THE increase in children who don’t speak English as a first language is confronting classroom teachers.

Integration of bilingual and English as a second language initiatives into the education system is the focus of a new course at Waikato University.

The postgraduate diploma in language and literacy education is being offered for people interested in exploring these issues. Heading the programme is Professor Stephen May, the foundation professor and Chair of Language and Literacy Education at the university.

As well as being an expert in literacy, May is recognised internationally for his work in bilingual education, multicultural education and language education policy.

Literacy, he says, involves more than just reading and writing in English.

One of the major developments in language and literacy during the past 10 years has been recognition of different kinds of literacy, such as bilingual literacy, computer literacy, critical literacy.

Literacy, says May, is only one factor in language education and it must be understood in relation to wider social, cultural and political developments.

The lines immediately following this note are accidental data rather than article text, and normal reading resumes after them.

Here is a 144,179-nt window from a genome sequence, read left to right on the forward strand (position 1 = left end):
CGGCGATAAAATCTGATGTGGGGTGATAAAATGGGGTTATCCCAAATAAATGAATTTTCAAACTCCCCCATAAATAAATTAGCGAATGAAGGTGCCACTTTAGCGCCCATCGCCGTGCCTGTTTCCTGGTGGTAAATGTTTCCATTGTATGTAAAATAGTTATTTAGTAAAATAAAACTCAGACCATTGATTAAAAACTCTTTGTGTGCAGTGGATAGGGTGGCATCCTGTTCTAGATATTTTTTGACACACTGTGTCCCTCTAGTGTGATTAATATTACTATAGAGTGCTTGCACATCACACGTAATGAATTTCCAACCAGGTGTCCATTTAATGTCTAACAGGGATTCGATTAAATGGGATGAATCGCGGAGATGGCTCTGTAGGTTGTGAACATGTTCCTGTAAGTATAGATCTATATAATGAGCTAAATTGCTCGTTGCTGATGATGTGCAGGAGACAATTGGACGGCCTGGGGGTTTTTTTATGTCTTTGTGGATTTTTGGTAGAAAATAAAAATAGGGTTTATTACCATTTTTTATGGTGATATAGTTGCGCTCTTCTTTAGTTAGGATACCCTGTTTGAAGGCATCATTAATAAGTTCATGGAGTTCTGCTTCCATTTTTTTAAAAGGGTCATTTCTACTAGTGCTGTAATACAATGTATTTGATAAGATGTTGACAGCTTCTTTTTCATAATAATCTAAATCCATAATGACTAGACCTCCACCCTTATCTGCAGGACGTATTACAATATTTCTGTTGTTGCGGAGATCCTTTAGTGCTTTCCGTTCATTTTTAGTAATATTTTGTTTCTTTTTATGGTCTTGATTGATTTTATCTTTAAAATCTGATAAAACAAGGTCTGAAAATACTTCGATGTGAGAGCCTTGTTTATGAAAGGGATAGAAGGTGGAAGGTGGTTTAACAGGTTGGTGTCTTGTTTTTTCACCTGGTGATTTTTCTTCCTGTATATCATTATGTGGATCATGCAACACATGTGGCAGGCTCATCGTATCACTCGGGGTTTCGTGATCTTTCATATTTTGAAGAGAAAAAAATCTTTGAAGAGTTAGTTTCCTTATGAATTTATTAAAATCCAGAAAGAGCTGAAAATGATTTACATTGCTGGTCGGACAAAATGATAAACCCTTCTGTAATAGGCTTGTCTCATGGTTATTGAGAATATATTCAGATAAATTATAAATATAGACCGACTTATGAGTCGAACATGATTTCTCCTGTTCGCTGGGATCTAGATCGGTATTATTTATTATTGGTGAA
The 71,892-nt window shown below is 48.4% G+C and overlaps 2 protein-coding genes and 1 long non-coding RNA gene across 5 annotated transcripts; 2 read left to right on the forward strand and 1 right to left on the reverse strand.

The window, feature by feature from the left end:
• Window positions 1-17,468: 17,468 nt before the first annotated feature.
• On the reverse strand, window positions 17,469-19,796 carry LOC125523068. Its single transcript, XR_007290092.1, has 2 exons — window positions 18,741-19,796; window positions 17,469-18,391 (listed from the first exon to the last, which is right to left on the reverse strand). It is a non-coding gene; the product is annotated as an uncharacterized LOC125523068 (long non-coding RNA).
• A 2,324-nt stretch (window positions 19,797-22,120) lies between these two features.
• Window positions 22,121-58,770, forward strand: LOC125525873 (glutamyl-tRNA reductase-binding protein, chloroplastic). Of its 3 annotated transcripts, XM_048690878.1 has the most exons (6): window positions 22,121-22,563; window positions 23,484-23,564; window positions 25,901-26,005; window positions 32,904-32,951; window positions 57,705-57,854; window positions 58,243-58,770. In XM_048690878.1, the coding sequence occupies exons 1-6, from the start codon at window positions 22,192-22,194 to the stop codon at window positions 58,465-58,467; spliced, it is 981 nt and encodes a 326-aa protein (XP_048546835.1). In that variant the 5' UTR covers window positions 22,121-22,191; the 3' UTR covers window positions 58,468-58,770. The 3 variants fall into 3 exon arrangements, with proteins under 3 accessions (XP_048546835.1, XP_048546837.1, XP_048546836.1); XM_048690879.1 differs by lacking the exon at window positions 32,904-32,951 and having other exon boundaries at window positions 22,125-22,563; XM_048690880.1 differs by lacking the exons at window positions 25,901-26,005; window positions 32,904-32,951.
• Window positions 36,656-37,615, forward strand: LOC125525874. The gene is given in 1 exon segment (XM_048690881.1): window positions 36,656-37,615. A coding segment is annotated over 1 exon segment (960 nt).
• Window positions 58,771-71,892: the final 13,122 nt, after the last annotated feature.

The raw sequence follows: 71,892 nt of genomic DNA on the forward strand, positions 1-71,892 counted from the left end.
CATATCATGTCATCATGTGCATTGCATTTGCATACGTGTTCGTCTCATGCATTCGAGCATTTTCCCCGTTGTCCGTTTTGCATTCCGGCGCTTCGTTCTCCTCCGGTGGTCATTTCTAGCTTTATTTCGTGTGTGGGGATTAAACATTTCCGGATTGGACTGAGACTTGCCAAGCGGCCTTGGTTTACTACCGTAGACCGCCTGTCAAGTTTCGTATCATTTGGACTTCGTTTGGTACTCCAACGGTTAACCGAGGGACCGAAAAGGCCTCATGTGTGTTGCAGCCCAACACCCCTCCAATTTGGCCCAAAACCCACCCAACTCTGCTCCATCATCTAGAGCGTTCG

In the New Zealand context, developments include the ongoing expansion of Maori as a language of education and wider public life.

There is also the increasing presence and visibility of other languages, notably Pacific Islands and Asian.

The implications of these developments, particularly for education, are critical, says May.

“How do teachers operate effectively in classrooms that are increasingly diverse? How can teachers recognise, and build upon the different literacies that students bring to school, including those whose first language might not be English?”

May says recent educational research highlights how bilingual education programmes, when properly implemented, allow bilingual students to transfer their first language skills successfully to a second language.

“The long-held practice of immersing students in English as soon as possible, at the expense of their first language, has been found to be the least successful means of achieving competence in English.”

The new qualification can be stand-alone or credited to a Master in Language and Literacy.



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